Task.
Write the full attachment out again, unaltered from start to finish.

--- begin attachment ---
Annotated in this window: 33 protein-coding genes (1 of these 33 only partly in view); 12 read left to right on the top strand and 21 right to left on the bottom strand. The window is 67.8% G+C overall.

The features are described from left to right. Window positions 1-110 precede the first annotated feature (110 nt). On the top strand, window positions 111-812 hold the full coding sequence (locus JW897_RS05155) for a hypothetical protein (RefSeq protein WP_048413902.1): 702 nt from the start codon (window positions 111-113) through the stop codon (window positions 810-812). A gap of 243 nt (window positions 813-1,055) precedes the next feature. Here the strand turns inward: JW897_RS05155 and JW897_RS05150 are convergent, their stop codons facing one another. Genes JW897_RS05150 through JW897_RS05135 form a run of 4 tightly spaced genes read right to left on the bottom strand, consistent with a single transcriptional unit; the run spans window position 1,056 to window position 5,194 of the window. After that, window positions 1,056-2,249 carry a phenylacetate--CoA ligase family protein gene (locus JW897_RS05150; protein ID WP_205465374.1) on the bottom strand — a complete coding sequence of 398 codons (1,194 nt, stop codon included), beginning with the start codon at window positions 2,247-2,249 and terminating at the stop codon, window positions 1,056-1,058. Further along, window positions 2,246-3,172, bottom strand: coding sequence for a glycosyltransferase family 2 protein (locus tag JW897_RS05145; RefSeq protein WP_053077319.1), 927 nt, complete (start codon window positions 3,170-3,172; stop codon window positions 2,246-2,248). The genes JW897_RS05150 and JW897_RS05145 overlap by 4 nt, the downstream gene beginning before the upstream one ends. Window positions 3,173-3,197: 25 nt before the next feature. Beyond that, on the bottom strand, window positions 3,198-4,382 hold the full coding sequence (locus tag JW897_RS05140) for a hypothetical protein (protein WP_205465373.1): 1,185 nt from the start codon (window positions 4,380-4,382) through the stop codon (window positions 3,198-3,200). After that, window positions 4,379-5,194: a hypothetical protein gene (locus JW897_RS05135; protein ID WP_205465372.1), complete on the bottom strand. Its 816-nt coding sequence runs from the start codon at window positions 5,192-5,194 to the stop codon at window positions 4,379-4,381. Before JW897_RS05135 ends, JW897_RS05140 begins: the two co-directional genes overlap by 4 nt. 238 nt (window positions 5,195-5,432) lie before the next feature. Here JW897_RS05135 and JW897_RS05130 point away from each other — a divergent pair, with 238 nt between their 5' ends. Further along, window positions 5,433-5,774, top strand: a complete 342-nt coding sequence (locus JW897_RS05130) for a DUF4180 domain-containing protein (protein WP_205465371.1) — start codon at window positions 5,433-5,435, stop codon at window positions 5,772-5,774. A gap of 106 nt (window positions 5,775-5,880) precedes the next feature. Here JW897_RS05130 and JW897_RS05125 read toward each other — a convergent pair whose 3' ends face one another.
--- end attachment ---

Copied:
Annotated in this window: 33 protein-coding genes (1 of these 33 only partly in view); 12 read left to right on the top strand and 21 right to left on the bottom strand. The window is 67.8% G+C overall.

The features are described from left to right. Window positions 1-110 precede the first annotated feature (110 nt). On the top strand, window positions 111-812 hold the full coding sequence (locus JW897_RS05155) for a hypothetical protein (RefSeq protein WP_048413902.1): 702 nt from the start codon (window positions 111-113) through the stop codon (window positions 810-812). A gap of 243 nt (window positions 813-1,055) precedes the next feature. Here the strand turns inward: JW897_RS05155 and JW897_RS05150 are convergent, their stop codons facing one another. Genes JW897_RS05150 through JW897_RS05135 form a run of 4 tightly spaced genes read right to left on the bottom strand, consistent with a single transcriptional unit; the run spans window position 1,056 to window position 5,194 of the window. After that, window positions 1,056-2,249 carry a phenylacetate--CoA ligase family protein gene (locus JW897_RS05150; protein ID WP_205465374.1) on the bottom strand — a complete coding sequence of 398 codons (1,194 nt, stop codon included), beginning with the start codon at window positions 2,247-2,249 and terminating at the stop codon, window positions 1,056-1,058. Further along, window positions 2,246-3,172, bottom strand: coding sequence for a glycosyltransferase family 2 protein (locus tag JW897_RS05145; RefSeq protein WP_053077319.1), 927 nt, complete (start codon window positions 3,170-3,172; stop codon window positions 2,246-2,248). The genes JW897_RS05150 and JW897_RS05145 overlap by 4 nt, the downstream gene beginning before the upstream one ends. Window positions 3,173-3,197: 25 nt before the next feature. Beyond that, on the bottom strand, window positions 3,198-4,382 hold the full coding sequence (locus tag JW897_RS05140) for a hypothetical protein (protein WP_205465373.1): 1,185 nt from the start codon (window positions 4,380-4,382) through the stop codon (window positions 3,198-3,200). After that, window positions 4,379-5,194: a hypothetical protein gene (locus JW897_RS05135; protein ID WP_205465372.1), complete on the bottom strand. Its 816-nt coding sequence runs from the start codon at window positions 5,192-5,194 to the stop codon at window positions 4,379-4,381. Before JW897_RS05135 ends, JW897_RS05140 begins: the two co-directional genes overlap by 4 nt. 238 nt (window positions 5,195-5,432) lie before the next feature. Here JW897_RS05135 and JW897_RS05130 point away from each other — a divergent pair, with 238 nt between their 5' ends. Further along, window positions 5,433-5,774, top strand: a complete 342-nt coding sequence (locus JW897_RS05130) for a DUF4180 domain-containing protein (protein WP_205465371.1) — start codon at window positions 5,433-5,435, stop codon at window positions 5,772-5,774. A gap of 106 nt (window positions 5,775-5,880) precedes the next feature. Here JW897_RS05130 and JW897_RS05125 read toward each other — a convergent pair whose 3' ends face one another.